The things you can do using Bash script are limitless. Once you begin to developed advanced scripts, you’ll soon find you will start to run into operating system limits. For example, does your computer have 2 CPU threads or more (many modern machines have 8-32 threads)? If so, then you will likely benefit from multi-threaded Bash scripting and coding. Continue reading and find out why!

In this tutorial you will learn:

  • How to implement multi-threaded Bash one-liners directly from the command line
  • Why multi-threaded coding almost always can and will increase the performance of your scripts
  • How background and foreground processes work and how to manipulate job queues
Multi-threaded Bash scripting & process management
Multi-threaded Bash scripting & process management

Software requirements and conventions used

Software Requirements and Linux Command Line Conventions
Category Requirements, Conventions or Software Version Used
System Distribution-independent, Bash version-dependent
Software Bash command line interface (bash)
Conventions # - requires given linux commands to be executed with root privileges either directly as a root user or by use of sudo command
$ - requires given linux commands to be executed as a regular non-privileged user

When you execute a Bash script, it will at maximum use a single CPU thread, unless you start subshells/threads. If your machine has at least two CPU threads, you will be able to max-out CPU resources using multi-threaded scripting in Bash. The reason for this is simple; as soon as a secondary ‘thread’ (read: subshell) is started, then that subsequent thread can (and often will) use a different CPU thread.

Assume for a moment that you have a modern machine with 8 or more threads. Can you start seeing how if we would be able to execute code - eight parallel threads all at the same time, each running on a different CPU thread (or shared across all threads) - this way it would execute much faster then a single-threaded process running on a single CPU thread (which may be co-shared with other running processes)? The gains realized will depend a bit on what is being executed, but gains there will be, almost always!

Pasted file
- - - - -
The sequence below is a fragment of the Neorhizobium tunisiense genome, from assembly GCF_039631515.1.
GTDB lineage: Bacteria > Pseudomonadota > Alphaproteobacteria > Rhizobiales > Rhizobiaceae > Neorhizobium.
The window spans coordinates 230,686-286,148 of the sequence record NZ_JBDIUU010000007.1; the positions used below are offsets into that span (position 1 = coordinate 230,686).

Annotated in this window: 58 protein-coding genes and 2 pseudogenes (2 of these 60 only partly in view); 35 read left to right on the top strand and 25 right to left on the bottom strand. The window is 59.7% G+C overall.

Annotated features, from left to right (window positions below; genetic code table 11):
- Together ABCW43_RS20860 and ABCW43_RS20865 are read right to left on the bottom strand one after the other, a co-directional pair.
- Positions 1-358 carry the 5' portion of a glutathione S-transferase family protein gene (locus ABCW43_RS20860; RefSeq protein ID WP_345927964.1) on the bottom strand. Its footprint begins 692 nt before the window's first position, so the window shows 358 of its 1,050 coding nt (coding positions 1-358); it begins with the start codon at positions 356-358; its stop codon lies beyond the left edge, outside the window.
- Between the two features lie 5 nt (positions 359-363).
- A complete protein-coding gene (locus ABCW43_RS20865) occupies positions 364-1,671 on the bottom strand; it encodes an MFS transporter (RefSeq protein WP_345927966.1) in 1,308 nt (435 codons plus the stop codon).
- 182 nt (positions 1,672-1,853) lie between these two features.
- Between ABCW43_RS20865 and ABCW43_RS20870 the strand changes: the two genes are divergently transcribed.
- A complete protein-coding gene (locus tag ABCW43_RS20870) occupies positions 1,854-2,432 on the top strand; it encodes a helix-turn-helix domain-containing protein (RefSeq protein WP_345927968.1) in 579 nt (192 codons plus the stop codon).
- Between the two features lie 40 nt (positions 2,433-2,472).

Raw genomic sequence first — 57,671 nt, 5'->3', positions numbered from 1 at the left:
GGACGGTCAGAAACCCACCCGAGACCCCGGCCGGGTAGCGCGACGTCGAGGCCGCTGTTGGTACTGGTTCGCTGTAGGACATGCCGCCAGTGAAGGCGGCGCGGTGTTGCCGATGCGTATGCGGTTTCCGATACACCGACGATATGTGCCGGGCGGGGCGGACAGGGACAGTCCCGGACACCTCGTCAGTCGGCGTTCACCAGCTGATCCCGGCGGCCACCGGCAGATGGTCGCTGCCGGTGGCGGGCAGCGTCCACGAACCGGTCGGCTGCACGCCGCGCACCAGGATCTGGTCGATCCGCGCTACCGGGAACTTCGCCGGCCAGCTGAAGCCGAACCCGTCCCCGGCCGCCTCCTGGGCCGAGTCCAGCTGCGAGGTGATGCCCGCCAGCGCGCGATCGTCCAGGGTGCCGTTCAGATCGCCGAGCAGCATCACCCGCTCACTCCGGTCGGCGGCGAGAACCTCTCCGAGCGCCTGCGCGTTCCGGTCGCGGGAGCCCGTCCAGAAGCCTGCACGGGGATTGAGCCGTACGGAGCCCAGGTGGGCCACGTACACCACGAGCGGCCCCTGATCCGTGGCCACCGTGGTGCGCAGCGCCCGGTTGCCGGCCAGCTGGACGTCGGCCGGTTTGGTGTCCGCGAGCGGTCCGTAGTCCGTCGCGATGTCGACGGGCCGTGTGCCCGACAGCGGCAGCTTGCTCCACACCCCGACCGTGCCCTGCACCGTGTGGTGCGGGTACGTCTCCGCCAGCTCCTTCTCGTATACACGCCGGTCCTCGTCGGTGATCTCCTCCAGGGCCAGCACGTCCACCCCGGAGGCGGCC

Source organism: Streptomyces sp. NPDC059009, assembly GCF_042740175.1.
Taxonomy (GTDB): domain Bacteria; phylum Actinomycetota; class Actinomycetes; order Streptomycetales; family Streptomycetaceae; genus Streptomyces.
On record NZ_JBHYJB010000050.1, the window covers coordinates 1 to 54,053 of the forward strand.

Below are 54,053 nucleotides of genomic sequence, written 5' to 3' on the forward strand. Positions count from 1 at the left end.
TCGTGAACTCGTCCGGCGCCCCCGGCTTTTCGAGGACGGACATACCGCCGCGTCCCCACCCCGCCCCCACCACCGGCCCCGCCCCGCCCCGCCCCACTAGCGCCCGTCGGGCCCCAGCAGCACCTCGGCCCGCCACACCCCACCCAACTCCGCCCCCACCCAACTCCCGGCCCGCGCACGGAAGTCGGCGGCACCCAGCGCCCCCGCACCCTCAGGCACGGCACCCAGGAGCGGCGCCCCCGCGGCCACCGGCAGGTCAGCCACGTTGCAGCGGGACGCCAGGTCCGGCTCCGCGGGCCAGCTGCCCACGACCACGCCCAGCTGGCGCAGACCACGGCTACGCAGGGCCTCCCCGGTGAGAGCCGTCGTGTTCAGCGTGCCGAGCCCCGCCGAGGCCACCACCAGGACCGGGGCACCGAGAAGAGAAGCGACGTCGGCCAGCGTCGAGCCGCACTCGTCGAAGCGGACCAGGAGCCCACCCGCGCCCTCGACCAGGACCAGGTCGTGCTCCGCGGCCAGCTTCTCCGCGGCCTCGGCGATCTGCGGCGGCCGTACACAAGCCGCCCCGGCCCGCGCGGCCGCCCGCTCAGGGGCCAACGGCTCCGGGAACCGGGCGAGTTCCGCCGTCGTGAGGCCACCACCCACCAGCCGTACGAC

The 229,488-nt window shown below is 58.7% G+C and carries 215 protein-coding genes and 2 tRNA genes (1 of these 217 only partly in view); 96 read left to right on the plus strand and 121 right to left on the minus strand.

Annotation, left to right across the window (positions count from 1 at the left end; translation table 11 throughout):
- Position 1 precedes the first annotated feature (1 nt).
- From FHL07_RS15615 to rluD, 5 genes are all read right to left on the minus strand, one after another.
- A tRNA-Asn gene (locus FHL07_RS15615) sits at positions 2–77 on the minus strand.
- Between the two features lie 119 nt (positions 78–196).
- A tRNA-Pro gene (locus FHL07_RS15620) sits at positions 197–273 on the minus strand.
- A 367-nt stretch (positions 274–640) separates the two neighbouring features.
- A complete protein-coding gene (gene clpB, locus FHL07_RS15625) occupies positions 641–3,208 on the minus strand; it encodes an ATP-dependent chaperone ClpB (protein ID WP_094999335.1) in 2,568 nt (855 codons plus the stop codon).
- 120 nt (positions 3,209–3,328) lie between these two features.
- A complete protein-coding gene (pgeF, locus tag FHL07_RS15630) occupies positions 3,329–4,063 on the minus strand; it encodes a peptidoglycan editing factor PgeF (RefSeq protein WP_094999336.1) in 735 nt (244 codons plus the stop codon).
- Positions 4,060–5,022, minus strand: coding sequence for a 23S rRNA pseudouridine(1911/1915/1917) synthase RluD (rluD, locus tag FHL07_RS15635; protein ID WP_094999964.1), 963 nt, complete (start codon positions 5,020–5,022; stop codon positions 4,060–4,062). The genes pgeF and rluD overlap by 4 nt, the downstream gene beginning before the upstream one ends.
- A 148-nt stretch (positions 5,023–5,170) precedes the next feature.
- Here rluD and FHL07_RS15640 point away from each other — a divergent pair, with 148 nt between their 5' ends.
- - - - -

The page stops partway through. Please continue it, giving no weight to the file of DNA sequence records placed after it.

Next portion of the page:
Excited? Great. Let’s dive into it.

First we need to understand what a subshell is, how it is started, why you would use one, and how it can be used to implement multi-threaded Bash code.

A subshell is another Bash client process executed/started from within the current one. Let’s do something easy, and start one from within an opened Bash terminal prompt:

$ bash
$ exit
exit
$

What happened here? First we started another Bash shell (bash) which started and in turn yielded a command prompt ($). So the second $ in the example above is actually a different Bash shell, with a different PID (PID is the process identifier; a unique number identifier which uniquely identifies each running process in an operating system). Finally we exited from the subshell via exit and returned to the parent subshell! Can we somehow proof this is really what happened? Yes:

$ echo $$
220250
$ bash
$ echo $$
222629
$ exit
exit
$ echo $$
220250
$

There is a special variable in bash $$, which contains the PID of the current shell in use. Can you see how the process identifier changed once we were inside a subshell?

Great! Now that we know what subshells are, and a little about how they work, let’s dive into some multi-threaded coding examples and learn more!

Simple multi-threading in Bash

Let us start with a simple one-liner multi-threaded example, of which the output may look somewhat confusing at first:

$ for i in $(seq 1 2); do echo $i; done
1
2
$ for i in $(seq 1 2); do echo $i & done
[1] 223561
1
[2] 223562
$ 2

[1]-  Done                    echo $i
[2]+  Done                    echo $i
$